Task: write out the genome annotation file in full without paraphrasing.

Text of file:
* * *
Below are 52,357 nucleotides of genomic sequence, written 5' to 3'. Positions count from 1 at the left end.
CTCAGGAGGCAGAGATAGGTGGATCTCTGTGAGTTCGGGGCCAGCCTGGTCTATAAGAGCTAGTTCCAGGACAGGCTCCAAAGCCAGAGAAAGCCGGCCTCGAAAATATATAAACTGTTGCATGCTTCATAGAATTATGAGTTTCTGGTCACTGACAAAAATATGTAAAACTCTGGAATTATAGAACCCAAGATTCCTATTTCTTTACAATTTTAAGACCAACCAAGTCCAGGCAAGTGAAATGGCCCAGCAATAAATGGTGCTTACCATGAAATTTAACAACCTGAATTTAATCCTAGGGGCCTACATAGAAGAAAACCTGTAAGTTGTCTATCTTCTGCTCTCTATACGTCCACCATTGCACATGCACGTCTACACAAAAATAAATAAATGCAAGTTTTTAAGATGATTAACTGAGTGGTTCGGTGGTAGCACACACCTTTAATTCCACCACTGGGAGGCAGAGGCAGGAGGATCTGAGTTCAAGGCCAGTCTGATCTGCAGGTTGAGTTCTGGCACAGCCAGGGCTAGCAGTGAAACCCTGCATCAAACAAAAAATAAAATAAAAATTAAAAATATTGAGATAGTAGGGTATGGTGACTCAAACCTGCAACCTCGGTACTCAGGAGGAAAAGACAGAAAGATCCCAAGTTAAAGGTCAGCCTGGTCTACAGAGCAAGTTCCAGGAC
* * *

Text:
Below are 52,357 nucleotides of genomic sequence, written 5' to 3'. Positions count from 1 at the left end.
CTCAGGAGGCAGAGATAGGTGGATCTCTGTGAGTTCGGGGCCAGCCTGGTCTATAAGAGCTAGTTCCAGGACAGGCTCCAAAGCCAGAGAAAGCCGGCCTCGAAAATATATAAACTGTTGCATGCTTCATAGAATTATGAGTTTCTGGTCACTGACAAAAATATGTAAAACTCTGGAATTATAGAACCCAAGATTCCTATTTCTTTACAATTTTAAGACCAACCAAGTCCAGGCAAGTGAAATGGCCCAGCAATAAATGGTGCTTACCATGAAATTTAACAACCTGAATTTAATCCTAGGGGCCTACATAGAAGAAAACCTGTAAGTTGTCTATCTTCTGCTCTCTATACGTCCACCATTGCACATGCACGTCTACACAAAAATAAATAAATGCAAGTTTTTAAGATGATTAACTGAGTGGTTCGGTGGTAGCACACACCTTTAATTCCACCACTGGGAGGCAGAGGCAGGAGGATCTGAGTTCAAGGCCAGTCTGATCTGCAGGTTGAGTTCTGGCACAGCCAGGGCTAGCAGTGAAACCCTGCATCAAACAAAAAATAAAATAAAAATTAAAAATATTGAGATAGTAGGGTATGGTGACTCAAACCTGCAACCTCGGTACTCAGGAGGAAAAGACAGAAAGATCCCAAGTTAAAGGTCAGCCTGGTCTACAGAGCAAGTTCCAGGAC